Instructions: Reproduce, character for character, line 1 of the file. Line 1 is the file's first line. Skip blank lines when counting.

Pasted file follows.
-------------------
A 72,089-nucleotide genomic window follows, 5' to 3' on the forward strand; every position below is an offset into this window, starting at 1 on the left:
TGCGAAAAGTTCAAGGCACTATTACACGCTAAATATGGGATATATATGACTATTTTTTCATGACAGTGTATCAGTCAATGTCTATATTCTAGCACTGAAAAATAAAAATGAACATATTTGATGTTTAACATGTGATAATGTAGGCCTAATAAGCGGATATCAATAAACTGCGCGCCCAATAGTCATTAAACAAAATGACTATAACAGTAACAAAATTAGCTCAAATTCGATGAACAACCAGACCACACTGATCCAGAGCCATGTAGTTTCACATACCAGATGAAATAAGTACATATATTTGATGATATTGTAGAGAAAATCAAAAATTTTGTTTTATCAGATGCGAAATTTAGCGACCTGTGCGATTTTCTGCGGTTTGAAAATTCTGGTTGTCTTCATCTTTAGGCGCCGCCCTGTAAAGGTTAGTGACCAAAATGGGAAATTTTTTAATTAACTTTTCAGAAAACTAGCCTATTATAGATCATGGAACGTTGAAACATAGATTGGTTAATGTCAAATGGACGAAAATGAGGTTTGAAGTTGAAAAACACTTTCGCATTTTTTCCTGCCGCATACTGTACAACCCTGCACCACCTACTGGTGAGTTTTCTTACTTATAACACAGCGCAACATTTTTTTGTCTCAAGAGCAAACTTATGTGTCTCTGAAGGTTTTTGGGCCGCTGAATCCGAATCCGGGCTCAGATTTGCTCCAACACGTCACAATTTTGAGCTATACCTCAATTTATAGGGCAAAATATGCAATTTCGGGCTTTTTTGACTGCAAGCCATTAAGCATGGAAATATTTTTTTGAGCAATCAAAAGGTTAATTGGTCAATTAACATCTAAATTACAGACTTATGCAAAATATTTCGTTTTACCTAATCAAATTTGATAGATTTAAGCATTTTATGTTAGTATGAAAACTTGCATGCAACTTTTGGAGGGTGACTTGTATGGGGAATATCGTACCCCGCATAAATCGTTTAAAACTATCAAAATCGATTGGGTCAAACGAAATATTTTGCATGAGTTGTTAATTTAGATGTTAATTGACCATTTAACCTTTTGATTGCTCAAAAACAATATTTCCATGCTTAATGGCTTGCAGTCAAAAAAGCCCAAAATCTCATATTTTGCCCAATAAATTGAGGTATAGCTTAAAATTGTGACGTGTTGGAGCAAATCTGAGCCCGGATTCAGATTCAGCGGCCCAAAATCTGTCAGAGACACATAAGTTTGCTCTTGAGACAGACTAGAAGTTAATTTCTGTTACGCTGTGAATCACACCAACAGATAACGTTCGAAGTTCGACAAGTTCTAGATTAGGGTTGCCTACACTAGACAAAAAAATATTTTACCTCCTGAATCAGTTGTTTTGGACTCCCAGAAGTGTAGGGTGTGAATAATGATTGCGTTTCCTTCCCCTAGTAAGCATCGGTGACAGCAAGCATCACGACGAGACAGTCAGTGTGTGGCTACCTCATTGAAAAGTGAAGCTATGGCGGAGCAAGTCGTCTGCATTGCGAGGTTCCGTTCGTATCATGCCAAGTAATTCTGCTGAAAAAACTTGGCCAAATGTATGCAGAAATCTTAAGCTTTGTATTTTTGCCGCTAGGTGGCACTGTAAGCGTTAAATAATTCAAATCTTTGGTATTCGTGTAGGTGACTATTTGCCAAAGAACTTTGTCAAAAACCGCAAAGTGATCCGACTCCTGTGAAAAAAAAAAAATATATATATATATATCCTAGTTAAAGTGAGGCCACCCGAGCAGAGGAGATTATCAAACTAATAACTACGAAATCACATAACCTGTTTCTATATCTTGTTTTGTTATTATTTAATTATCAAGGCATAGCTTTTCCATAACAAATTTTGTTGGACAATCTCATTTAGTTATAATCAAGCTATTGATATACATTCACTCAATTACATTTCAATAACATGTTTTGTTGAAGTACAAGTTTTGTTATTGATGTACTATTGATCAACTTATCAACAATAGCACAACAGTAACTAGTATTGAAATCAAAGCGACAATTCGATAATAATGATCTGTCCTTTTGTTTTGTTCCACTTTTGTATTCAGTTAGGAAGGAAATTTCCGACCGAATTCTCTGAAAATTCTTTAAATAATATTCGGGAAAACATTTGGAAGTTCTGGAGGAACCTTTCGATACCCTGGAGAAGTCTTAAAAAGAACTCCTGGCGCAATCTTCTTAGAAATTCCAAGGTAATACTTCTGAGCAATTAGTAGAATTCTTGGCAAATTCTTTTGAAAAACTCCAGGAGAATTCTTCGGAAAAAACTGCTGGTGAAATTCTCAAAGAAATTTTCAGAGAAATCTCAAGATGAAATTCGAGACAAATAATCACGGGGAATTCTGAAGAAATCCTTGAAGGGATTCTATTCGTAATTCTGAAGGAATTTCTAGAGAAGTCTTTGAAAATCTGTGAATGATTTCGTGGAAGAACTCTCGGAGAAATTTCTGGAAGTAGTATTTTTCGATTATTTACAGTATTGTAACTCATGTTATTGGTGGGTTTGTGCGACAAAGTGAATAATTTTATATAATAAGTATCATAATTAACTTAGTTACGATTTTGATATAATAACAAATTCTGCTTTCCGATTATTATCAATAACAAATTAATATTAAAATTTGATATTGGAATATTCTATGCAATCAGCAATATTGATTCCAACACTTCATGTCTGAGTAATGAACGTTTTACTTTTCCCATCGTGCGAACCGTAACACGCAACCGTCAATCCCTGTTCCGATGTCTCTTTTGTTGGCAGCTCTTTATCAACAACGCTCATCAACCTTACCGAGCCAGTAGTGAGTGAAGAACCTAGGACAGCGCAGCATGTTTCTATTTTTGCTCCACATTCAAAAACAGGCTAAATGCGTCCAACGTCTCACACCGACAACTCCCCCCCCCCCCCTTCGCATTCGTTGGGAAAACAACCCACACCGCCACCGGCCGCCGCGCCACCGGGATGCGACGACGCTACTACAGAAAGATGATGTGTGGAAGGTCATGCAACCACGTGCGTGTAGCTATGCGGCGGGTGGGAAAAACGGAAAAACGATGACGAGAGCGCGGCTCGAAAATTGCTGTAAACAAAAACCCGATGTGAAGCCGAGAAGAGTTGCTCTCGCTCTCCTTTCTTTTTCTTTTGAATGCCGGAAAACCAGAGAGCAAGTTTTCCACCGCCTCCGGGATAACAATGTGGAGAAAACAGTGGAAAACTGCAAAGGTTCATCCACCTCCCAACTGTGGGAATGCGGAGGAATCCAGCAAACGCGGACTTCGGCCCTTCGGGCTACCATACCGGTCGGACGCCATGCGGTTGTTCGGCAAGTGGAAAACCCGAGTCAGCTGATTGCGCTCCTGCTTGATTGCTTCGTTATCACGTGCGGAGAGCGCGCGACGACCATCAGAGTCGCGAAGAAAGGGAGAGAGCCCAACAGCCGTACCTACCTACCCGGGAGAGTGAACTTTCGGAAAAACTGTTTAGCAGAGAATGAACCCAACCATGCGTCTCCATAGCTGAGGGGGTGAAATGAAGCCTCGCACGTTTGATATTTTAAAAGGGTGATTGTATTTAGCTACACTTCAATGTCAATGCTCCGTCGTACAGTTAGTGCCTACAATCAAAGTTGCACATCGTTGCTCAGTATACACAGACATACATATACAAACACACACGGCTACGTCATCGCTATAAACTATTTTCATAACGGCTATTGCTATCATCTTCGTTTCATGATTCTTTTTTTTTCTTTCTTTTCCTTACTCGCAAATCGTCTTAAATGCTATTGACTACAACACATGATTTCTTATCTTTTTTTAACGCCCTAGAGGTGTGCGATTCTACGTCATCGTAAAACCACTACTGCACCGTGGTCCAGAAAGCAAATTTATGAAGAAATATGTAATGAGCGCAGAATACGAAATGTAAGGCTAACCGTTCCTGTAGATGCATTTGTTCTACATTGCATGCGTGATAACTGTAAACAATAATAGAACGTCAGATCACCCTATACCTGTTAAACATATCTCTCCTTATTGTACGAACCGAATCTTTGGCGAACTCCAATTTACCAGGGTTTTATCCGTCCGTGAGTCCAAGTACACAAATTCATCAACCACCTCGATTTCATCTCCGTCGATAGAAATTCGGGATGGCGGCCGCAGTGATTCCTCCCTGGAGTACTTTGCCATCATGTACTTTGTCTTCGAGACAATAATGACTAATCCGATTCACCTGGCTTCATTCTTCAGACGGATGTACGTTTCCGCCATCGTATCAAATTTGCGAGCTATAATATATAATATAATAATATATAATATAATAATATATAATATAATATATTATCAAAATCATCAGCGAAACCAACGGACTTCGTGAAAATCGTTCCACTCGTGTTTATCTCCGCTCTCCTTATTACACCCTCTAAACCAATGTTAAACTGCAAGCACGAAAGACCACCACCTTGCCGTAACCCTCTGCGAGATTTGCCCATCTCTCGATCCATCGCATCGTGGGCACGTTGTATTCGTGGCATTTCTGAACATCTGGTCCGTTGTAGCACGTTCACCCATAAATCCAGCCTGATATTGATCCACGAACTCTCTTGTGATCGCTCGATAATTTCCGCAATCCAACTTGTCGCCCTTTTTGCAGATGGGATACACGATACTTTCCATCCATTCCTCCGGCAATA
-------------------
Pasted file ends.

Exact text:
A 72,089-nucleotide genomic window follows, 5' to 3' on the forward strand; every position below is an offset into this window, starting at 1 on the left: